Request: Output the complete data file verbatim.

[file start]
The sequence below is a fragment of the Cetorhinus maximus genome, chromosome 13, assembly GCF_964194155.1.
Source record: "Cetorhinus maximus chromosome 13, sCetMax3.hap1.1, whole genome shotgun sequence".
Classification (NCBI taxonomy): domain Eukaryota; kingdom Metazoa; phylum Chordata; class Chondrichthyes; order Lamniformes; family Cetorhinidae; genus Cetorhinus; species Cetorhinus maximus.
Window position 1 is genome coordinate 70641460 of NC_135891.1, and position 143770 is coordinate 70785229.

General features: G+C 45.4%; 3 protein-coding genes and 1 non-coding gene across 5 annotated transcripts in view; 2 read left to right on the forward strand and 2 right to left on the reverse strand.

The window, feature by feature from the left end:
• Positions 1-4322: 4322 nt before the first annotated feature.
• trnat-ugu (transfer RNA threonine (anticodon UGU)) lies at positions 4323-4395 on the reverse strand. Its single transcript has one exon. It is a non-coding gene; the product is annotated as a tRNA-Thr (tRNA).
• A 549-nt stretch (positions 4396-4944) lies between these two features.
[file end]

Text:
The sequence below is a fragment of the Cetorhinus maximus genome, chromosome 13, assembly GCF_964194155.1.
Source record: "Cetorhinus maximus chromosome 13, sCetMax3.hap1.1, whole genome shotgun sequence".
Classification (NCBI taxonomy): domain Eukaryota; kingdom Metazoa; phylum Chordata; class Chondrichthyes; order Lamniformes; family Cetorhinidae; genus Cetorhinus; species Cetorhinus maximus.
Window position 1 is genome coordinate 70641460 of NC_135891.1, and position 143770 is coordinate 70785229.

General features: G+C 45.4%; 3 protein-coding genes and 1 non-coding gene across 5 annotated transcripts in view; 2 read left to right on the forward strand and 2 right to left on the reverse strand.

The window, feature by feature from the left end:
• Positions 1-4322: 4322 nt before the first annotated feature.
• trnat-ugu (transfer RNA threonine (anticodon UGU)) lies at positions 4323-4395 on the reverse strand. Its single transcript has one exon. It is a non-coding gene; the product is annotated as a tRNA-Thr (tRNA).
• A 549-nt stretch (positions 4396-4944) lies between these two features.